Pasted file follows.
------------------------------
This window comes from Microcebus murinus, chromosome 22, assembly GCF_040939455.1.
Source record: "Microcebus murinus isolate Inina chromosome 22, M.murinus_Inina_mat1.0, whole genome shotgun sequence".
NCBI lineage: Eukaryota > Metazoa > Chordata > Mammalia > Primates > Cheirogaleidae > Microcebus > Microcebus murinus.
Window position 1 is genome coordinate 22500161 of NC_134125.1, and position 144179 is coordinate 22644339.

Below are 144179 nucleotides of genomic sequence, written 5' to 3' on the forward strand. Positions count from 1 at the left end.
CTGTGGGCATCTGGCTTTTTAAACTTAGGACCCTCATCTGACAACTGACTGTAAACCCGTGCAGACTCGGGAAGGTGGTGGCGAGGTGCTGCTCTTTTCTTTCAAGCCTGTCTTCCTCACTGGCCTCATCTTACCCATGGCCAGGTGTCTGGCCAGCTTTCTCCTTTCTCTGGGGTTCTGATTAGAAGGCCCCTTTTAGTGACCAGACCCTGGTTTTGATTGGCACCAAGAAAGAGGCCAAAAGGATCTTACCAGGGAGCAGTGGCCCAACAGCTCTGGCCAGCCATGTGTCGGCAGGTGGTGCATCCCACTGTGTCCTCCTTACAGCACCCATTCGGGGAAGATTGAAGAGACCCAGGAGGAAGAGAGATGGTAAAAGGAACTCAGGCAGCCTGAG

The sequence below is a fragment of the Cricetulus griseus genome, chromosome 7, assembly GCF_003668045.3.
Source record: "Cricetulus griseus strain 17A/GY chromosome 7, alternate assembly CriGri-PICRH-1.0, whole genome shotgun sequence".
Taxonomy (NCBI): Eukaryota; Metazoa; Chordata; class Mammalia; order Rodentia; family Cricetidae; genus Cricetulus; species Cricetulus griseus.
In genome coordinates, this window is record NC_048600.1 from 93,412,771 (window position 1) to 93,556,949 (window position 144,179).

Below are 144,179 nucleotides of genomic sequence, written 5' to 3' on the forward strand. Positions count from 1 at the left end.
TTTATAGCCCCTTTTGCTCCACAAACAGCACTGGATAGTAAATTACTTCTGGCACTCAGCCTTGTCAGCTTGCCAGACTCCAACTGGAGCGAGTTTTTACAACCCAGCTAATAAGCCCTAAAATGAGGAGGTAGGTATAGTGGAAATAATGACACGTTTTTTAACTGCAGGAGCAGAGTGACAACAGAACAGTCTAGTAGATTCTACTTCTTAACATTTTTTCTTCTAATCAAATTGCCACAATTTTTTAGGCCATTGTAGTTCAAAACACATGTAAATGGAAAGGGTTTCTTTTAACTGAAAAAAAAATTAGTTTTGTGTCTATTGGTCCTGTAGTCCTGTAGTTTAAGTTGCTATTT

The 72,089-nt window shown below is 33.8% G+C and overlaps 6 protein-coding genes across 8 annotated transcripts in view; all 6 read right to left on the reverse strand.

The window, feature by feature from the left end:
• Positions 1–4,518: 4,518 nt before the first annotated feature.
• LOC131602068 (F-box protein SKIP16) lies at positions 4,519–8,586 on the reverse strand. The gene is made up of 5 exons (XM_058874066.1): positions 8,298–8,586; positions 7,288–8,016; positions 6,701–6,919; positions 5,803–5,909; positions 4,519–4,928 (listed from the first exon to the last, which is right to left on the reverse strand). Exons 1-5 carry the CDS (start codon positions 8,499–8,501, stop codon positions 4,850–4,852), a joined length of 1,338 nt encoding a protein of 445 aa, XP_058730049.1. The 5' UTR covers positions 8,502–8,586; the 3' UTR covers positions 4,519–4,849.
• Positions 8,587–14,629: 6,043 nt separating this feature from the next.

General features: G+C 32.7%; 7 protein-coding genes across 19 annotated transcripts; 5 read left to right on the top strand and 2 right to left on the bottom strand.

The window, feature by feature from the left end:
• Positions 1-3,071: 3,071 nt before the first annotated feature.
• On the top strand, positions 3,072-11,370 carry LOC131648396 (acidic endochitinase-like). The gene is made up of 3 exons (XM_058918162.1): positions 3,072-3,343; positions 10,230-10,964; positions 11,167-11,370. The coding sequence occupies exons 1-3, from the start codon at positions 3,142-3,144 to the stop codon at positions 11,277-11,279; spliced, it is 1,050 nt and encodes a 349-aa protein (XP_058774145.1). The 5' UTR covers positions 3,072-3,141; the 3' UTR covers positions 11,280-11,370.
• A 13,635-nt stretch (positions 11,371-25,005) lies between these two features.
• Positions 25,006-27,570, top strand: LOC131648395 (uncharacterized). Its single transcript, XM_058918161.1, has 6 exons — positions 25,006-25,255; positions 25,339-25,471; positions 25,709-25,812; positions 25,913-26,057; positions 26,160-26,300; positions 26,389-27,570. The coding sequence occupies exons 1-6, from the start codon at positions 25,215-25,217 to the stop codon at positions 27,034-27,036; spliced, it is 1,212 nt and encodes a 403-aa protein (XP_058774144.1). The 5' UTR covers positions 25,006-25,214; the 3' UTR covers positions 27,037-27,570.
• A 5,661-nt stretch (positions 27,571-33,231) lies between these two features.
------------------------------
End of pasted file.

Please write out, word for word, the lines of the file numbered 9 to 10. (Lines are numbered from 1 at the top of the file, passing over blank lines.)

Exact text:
Taxonomy (NCBI): Eukaryota; Metazoa; Chordata; class Mammalia; order Rodentia; family Cricetidae; genus Cricetulus; species Cricetulus griseus.
In genome coordinates, this window is record NC_048600.1 from 93,412,771 (window position 1) to 93,556,949 (window position 144,179).